Borderline Personality Disorder Diagnostic Criteria Still Puzzling Researchers

A recent review has found that most people with a condition known as Borderline personality disorder, or BPD, are not violent. The abundance of research has focused excessively on those people already in the criminal justice system, according to an online study.

University of Toronto researchers say that while some patients may be violent this is simply not the case with all individuals and the violence among these individuals is likely in the minority. Researchers add that a BPD diagnosis might be less helpful with predicting violence than you might guess and that violence relating to BPD might not be as largely determined with impulsivity as current thought suggests. Most of the research conducted has largely been in misleading samples such as those in prison, psychiatric patients, delinquent youth, patients undergoing psychiatric treatments and substance abusers.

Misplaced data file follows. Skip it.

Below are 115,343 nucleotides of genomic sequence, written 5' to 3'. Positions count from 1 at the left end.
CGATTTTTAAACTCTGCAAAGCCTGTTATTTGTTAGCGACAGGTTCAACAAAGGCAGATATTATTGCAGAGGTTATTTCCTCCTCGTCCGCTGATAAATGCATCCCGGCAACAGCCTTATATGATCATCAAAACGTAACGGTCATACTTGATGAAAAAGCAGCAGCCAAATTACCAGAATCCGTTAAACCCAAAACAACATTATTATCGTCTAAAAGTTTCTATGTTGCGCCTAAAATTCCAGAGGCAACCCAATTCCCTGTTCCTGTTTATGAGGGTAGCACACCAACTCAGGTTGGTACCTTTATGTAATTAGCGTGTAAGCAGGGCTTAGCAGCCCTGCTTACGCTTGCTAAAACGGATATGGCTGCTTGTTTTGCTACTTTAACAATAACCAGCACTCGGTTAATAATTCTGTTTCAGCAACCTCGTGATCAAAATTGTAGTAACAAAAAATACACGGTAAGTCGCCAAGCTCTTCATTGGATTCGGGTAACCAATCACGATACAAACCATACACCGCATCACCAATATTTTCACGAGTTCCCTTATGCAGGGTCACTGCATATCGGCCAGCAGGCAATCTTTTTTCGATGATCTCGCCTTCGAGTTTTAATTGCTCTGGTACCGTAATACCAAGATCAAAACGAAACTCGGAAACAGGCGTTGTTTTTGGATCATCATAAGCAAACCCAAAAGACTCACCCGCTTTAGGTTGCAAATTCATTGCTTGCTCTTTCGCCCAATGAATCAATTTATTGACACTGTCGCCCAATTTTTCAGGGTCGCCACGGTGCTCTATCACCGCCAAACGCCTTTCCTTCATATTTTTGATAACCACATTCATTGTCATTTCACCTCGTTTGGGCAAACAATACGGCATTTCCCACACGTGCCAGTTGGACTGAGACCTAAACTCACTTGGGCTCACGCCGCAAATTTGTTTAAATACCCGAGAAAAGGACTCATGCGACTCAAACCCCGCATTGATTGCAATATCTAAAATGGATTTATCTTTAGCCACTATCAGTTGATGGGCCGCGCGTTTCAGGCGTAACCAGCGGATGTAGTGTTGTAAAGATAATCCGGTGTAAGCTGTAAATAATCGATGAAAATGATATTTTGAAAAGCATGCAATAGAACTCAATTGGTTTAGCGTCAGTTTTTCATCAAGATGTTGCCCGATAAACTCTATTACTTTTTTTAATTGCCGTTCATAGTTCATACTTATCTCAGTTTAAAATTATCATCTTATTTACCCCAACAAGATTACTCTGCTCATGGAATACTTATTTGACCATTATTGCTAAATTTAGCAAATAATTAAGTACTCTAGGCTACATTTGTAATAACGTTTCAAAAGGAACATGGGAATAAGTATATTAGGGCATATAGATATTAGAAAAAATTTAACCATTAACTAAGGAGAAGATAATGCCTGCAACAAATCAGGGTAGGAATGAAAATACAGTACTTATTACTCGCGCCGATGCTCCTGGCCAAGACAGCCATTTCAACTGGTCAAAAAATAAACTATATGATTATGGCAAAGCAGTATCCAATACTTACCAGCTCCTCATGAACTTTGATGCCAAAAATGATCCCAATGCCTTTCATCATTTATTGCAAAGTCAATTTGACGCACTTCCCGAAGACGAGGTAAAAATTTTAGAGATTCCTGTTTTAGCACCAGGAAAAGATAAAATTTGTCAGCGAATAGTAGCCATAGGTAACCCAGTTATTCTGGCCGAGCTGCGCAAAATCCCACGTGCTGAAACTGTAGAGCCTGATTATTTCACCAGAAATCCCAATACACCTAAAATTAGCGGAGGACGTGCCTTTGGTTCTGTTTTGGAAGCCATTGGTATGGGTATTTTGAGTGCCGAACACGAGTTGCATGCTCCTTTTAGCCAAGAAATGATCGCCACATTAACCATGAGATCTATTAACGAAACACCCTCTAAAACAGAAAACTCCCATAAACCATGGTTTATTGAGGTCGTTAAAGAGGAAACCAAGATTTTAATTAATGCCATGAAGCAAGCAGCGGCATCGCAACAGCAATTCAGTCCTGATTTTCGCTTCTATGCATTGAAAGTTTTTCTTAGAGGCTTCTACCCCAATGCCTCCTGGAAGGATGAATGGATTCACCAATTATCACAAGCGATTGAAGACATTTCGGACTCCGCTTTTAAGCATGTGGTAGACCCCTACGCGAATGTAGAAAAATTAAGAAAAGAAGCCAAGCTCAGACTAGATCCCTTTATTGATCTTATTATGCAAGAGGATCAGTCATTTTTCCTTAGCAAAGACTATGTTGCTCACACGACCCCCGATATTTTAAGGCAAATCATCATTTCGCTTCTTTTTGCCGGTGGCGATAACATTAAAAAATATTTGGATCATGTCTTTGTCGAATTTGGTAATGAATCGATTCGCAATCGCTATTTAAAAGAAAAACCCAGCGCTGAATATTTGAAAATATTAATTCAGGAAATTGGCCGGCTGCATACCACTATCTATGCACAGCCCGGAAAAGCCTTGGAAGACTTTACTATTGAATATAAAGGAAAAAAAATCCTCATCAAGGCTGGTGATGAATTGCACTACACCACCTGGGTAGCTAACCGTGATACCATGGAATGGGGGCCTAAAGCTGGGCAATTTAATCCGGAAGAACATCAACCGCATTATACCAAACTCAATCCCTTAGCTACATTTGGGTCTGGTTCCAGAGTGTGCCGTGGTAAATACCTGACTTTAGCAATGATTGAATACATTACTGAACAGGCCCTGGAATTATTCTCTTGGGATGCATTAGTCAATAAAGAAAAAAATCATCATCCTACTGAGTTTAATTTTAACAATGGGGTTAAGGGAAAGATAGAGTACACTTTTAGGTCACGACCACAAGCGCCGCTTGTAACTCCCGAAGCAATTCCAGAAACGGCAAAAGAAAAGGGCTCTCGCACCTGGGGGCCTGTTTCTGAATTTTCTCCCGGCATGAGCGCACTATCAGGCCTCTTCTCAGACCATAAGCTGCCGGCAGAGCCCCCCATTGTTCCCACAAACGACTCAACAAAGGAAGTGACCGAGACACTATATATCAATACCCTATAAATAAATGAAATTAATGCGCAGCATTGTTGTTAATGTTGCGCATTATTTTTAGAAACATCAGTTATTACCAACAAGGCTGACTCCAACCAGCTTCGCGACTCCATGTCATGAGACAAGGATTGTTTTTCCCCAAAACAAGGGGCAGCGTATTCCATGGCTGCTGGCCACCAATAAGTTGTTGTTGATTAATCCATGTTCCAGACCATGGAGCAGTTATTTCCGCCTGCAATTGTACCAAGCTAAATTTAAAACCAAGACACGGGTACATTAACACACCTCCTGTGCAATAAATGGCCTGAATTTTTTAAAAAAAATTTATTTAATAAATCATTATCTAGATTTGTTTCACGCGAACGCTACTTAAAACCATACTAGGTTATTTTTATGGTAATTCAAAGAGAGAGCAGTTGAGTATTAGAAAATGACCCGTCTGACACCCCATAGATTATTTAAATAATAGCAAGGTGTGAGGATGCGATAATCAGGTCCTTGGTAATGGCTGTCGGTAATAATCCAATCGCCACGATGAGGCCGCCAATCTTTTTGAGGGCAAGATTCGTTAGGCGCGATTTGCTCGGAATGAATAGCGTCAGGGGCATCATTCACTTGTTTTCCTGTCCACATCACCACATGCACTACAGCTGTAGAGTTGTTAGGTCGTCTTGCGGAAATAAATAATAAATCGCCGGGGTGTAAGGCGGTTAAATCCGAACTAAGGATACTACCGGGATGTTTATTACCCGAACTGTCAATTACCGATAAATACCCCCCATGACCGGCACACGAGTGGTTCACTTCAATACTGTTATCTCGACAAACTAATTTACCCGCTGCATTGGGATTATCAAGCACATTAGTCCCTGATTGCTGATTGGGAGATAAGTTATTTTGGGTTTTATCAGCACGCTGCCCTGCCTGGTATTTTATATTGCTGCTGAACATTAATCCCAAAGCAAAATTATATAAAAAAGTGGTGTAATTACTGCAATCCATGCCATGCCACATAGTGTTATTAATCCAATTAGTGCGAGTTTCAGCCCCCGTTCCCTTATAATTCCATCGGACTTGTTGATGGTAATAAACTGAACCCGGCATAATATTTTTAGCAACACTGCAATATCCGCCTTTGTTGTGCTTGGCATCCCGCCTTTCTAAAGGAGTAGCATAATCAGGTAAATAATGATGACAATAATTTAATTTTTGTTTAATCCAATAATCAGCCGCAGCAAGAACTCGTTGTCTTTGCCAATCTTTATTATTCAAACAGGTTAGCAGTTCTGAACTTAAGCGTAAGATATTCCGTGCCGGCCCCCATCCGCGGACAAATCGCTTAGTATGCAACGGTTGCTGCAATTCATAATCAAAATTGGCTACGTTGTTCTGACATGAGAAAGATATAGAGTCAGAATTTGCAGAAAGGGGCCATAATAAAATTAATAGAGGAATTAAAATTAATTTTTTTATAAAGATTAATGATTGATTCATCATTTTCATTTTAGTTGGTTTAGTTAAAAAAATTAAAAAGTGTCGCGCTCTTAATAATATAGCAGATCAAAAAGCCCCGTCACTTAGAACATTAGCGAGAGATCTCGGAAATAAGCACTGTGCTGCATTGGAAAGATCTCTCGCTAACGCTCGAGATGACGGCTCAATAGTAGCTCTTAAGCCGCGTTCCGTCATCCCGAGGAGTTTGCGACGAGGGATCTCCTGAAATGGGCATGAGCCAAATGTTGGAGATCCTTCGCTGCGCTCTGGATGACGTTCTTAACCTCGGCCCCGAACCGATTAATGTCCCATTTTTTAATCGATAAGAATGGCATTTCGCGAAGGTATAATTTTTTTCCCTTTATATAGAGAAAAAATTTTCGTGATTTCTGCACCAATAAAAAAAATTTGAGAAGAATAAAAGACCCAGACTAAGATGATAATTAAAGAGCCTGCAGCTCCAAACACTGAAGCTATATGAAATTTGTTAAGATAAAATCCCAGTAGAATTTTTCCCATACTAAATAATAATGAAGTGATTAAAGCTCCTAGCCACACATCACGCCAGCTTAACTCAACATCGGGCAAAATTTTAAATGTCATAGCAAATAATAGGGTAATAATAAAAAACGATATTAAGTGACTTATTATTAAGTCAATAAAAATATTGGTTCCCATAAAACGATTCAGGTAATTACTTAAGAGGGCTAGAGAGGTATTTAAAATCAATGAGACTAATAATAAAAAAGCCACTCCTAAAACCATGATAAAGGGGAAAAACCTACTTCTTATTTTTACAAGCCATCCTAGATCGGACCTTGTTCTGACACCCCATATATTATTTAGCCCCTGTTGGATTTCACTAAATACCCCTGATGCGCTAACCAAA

Researchers also believe that contextual factors need to be more closely examined as well as the belief that those patients with BPD are at a risk of committing violent acts, especially those that fear abandonment and loss with interpersonal relationships. The team noted that it was crucial to look past the simple BPD diagnosis and rather to individually access other issues. Authors noted that the diagnostic criteria for BPD include intense and unstable interpersonal relationships, affective instability, impulsivity issues, and difficulty with controlling inappropriate or intense anger.

While these criteria suggest aggression is sometimes a common result, authors note it is important to avoid adding to the already heavy burden the stigma of BPD brings by over-generalizing the disorder.

On February 2nd, 2012, posted in: Borderline Personality Disorder Research by Tags: